Ben Jonson's Eloquent Nonsense: The Noisy Ordeals of Heard Meanings on the Jacobean Stage (1609-14)

Hristomir A Stanev

Abstract


Ben Jonson’s avid staging of noise, aural loss, and inadequate heard meanings in Epicene (1609) and Bartholomew Fair (1614) transforms the plays into peculiar venues for studying and negotiating early modern histories and theories of auditory reception. The ordeals of hearing in each play further betray deeper concerns with the increasingly alienating nature of voiced forms of communication in Jonson’s overpopulated urban setting. This study uncovers local histories of aural failure which indicate that the plays were meant to be heard and in so doing question the very nature of hearing both in the crowded playhouses and within the extended topographic perimeter of Jacobean London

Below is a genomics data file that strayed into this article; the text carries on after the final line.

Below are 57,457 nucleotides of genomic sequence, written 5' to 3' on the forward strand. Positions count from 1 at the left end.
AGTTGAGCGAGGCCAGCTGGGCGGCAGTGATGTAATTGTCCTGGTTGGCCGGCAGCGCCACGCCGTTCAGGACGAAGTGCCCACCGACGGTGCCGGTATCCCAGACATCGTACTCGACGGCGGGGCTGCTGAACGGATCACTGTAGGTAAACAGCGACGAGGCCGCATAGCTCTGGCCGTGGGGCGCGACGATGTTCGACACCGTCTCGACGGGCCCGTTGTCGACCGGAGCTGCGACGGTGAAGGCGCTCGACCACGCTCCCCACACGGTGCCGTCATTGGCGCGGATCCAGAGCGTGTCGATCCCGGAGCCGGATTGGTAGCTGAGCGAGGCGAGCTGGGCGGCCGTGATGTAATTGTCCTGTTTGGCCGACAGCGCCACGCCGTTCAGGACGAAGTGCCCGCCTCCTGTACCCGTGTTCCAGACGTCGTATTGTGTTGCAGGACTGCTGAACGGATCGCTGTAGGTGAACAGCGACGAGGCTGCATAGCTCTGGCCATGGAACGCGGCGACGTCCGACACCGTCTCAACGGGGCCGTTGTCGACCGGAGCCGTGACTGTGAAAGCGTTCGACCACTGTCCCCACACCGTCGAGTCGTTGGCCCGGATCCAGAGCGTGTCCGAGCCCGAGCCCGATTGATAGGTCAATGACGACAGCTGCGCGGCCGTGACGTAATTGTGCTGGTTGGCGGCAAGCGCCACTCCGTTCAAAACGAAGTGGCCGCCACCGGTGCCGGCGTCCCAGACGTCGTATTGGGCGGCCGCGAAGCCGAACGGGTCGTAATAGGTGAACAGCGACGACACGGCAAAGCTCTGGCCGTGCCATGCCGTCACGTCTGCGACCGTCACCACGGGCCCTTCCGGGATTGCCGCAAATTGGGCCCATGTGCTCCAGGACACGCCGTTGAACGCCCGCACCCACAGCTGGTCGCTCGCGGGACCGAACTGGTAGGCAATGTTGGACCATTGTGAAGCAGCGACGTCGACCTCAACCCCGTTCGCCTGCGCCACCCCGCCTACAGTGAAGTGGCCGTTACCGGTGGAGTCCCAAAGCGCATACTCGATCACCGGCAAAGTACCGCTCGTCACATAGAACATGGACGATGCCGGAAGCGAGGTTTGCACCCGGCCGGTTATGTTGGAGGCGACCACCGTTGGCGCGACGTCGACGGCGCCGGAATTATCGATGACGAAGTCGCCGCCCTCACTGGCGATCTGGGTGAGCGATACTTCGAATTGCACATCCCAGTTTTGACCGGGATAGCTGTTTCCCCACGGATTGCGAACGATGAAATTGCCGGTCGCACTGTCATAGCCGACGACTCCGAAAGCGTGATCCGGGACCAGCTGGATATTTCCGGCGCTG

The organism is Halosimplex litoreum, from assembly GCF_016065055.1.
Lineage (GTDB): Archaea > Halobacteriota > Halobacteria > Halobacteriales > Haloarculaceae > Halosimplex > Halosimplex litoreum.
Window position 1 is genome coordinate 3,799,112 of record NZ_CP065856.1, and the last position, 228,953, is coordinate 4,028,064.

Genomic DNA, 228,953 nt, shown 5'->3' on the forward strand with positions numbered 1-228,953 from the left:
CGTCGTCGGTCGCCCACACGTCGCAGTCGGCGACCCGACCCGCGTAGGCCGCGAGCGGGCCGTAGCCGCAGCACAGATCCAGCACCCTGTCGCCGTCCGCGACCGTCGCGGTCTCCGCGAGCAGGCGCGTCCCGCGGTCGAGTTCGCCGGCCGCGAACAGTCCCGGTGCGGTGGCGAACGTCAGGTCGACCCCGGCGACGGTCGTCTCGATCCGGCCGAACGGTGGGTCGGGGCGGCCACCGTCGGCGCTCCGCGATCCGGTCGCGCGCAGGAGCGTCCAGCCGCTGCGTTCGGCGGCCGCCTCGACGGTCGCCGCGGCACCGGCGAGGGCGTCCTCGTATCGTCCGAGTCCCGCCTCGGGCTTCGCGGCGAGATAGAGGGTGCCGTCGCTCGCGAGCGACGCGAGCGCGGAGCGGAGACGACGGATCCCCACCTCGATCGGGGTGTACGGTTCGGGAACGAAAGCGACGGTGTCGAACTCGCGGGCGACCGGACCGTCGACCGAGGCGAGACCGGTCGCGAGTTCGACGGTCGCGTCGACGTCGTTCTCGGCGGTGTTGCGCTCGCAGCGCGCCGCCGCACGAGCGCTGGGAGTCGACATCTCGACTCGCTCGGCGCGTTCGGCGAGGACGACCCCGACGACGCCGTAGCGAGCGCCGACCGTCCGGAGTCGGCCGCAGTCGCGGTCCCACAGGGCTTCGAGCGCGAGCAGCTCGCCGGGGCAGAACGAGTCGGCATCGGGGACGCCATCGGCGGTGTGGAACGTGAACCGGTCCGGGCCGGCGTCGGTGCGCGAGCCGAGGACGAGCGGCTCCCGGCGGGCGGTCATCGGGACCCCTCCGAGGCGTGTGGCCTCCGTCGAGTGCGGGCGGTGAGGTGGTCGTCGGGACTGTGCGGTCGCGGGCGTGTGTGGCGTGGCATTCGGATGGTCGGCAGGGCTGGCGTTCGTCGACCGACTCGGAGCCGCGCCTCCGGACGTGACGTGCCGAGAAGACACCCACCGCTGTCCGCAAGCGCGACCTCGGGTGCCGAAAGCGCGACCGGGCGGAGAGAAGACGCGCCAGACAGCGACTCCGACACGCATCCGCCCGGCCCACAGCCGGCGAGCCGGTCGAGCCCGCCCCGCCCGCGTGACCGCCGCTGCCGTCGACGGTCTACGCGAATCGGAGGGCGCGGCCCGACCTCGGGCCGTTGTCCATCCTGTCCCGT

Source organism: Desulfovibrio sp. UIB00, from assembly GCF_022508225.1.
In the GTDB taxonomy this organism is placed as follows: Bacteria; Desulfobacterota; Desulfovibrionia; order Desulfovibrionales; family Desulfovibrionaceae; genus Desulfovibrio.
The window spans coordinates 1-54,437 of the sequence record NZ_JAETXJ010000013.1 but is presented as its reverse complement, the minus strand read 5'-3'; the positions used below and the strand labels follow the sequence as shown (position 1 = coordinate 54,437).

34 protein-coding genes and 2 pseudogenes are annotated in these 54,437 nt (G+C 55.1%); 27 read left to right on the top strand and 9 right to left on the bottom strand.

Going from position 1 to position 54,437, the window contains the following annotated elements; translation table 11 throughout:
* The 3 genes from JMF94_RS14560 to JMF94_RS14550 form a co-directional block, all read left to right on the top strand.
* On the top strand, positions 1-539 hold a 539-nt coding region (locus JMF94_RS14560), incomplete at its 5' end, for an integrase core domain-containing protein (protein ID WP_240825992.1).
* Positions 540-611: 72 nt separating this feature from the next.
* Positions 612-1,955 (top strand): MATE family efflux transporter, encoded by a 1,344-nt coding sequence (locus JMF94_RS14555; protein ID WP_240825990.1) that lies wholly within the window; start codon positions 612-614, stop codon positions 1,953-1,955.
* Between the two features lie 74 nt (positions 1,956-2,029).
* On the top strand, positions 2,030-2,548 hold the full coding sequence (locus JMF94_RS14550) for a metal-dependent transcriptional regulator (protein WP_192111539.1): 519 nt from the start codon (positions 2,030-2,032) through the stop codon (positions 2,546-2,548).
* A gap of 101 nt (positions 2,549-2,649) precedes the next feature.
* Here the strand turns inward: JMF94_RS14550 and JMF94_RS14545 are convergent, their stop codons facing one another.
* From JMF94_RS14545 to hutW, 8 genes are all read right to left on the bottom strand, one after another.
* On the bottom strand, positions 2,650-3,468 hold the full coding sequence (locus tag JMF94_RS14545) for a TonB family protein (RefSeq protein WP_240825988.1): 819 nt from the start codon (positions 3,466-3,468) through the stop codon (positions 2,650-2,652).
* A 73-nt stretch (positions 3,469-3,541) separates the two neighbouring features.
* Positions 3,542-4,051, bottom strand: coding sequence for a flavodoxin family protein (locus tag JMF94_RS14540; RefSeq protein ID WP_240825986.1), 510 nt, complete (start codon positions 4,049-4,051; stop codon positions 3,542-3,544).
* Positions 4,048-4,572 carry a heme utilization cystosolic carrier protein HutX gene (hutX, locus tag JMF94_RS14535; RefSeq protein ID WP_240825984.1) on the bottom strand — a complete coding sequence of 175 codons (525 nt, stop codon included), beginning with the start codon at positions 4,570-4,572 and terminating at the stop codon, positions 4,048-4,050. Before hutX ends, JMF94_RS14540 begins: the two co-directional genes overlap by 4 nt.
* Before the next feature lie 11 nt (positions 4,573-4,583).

Keywords


Ben Jonson; noise; Timber; Discoveries

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DOI: https://doi.org/10.12745/et.17.2.1211


Hristomir A Stanev
University of Louisville

Hristomir A. Stanev (hristomir.stanev@louisville.edu) is an assistant professor in the department of English at the University of Louisville, KY, USA. He studies sixteenth- and seventeenth-century British drama, the impact of metropolitan expansion on the early modern imagination, as well as the history of senses and sensation in literature. His forthcoming monograph, Sensory Experience and the Metropolis on the Jacobean Stage (1603-1625), seeks to expand the field of social and literary perception around otherwise less tractable phenomena, such as suburban formation, sonic pollution, and the development of built-in city space.